EPOR is expressed not only in neural cells but also in non-neural cells including endothelial cells (NoguChi et al., 2008). Exogenous EPO provides neuroprotection (Brines et al., 2000; Grasso et al., 2007; NoguChi et al., 2008; Wang et al., 2004; Xiong et al., 2008a). Recent studies have demonstrated that EPO treatment is capable of reducing blood–brain barrier (BBB) breakdown (Grasso et al., 2007) and edema (Verdonck et al., 2007) after TBI. These results suggest that multiple pathways may be involved in the mechanism of EPO neuroprotection, including its effects on EPOR in both neural and non-neural cells in the brain. To test our hypothesis that EPO provides neuroprotection following TBI, even in the absence of EPOR in the neural cells, EPOR-null mice in neural cells were used in this study. EPOR-null mice were rescued with selective EPOR expression driven by the endogenous EPOR promoter in hematopoietic tissue but not in the brain. These mice exhibit normal hematopoiesis and erythropoiesis and survive to adulthood (Chen et al., 2007). Our recent study also showed that being EPOR-null in the nervous system worsens sensorimotor functional outcomes in mice after TBI (Xiong et al., 2008b). The aim of this study was to investigate whether EPO treatment would improve histological and functional outcomes after TBI in EPOR-null mice.
All experimental procedures were approved by the Institutional Animal Care and Use Committee of the Henry Ford Health System.
Conditional rescue mice (C57BL6 background) were provided by Dr. Constance Tom Noguchi at the National Institute of Diabetes & Digestive & Kidney Diseases, National Institutes of Health. The mouse EpoR gene was replaced by the human EpoR gene by substituting exons 1–8 of the endogenous mouse EpoR gene with exons 1–8 of the human EpoR gene. The human EpoR gene was inactivated using a neo-cassette flanked by LoxP sites inserted into intron 6. The heterozygous mice were then cross-bred with transgenic mice expressing Cre recombinase under the direction of the endothelial cell–specific receptor tyrosine kinase Tek (Tie2) promoter/enhancer. Expression of Cre in cells that normally express Tie2, such as embryonic endothelium which gives rise to hematopoietic stem cells, results in recombination of the two LoxP sites and excision of the neo-cassette that restores appropriately regulated expression of the EPOR gene in Cre-expressing cells, and subsequent generations of cells derived from these cells. Mice from resultant litters were screened and crossed to obtain mice homozygous for the disrupted EPOR gene that carry the Tie2-Cre transgene (EPOR-null) (Chen et al., 2007).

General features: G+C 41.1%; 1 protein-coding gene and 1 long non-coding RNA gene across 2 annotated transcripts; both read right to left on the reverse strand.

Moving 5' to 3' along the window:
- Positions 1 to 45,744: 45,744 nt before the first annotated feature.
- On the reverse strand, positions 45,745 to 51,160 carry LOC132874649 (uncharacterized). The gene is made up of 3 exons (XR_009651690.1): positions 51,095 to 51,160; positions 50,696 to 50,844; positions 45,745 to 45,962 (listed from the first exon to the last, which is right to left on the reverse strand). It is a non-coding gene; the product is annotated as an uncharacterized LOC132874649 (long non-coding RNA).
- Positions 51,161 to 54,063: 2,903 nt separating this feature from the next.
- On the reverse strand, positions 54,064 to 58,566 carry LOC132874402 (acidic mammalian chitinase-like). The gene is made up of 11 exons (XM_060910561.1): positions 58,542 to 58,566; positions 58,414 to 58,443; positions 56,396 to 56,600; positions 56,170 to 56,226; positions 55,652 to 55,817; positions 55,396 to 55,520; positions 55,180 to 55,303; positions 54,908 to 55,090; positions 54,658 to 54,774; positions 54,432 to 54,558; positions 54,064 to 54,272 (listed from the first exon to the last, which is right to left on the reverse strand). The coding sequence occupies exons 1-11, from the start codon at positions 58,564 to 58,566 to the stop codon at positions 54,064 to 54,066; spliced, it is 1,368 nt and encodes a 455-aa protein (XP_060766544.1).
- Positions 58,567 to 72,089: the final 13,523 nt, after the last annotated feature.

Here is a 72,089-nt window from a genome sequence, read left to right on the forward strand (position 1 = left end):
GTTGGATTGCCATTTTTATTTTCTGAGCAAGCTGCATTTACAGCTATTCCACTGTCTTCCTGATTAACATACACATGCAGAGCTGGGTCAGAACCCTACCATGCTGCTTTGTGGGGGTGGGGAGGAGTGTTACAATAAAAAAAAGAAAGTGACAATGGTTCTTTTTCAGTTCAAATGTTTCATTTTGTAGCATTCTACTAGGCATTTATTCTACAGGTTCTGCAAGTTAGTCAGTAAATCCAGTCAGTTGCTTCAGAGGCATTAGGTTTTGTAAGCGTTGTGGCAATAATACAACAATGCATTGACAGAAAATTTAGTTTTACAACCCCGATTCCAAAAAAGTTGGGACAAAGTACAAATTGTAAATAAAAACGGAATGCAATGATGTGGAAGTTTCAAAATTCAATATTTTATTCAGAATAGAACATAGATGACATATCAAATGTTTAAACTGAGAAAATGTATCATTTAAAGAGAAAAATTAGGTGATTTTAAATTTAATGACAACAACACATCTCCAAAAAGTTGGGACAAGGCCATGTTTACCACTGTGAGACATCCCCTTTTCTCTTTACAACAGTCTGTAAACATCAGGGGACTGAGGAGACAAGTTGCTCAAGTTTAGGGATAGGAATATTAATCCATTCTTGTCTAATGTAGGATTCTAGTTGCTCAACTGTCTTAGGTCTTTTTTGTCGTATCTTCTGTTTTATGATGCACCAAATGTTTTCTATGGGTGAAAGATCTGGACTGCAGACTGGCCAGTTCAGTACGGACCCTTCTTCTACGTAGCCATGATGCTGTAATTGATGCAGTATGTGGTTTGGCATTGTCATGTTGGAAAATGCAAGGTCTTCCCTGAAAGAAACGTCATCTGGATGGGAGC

Young adult female wild-type C57BL/6 mice (Charles River Laboratories, Inc., Wilmington, MA), and female EPOR-null mice were anesthetized intraperitoneally with chloral hydrate, 400mg/kg body weight. The body weight of the mice ranged from 22–25g (4–5 months old). Body temperature was maintained at 37°C by using a circulating water heating pad. Each animal was placed in a stereotaxic frame, and TBI was delivered as previously described (Xiong et al., 2007). A 4-mm-diameter craniotomy was performed over the left parietal cortex adjacent to the central suture, midway between the lambda and the bregma. The dura was kept intact over the cortex. Injury was induced by impacting the left cortex (ipsilateral cortex) with a pneumatic piston containing a 2.5-mm-diameter tip at a rate of 4m/sec and 0.8mm of compression. Velocity was measured with a linear velocity displacement transducer. A sham group of mice underwent the same craniotomy but were not injured. Young adult female wild-type and EPOR-null mice were randomly divided into three groups: (1) sham group, (2) TBI+saline group, and (3) TBI+EPO group. The number of animals in each group was: 6 (wild-sham), 8 (wild-saline), 8 (wild-EPO), 6 (null-sham), 10 (null-saline), and 10 (null-EPO). In a separate set of experiments, TBI mice were treated with saline or EPO and sacrificed at 6h, and 1, 4, and 14 days post-injury for Western blot analysis of EPOR and its downstream signal proteins (n=3/time point per group).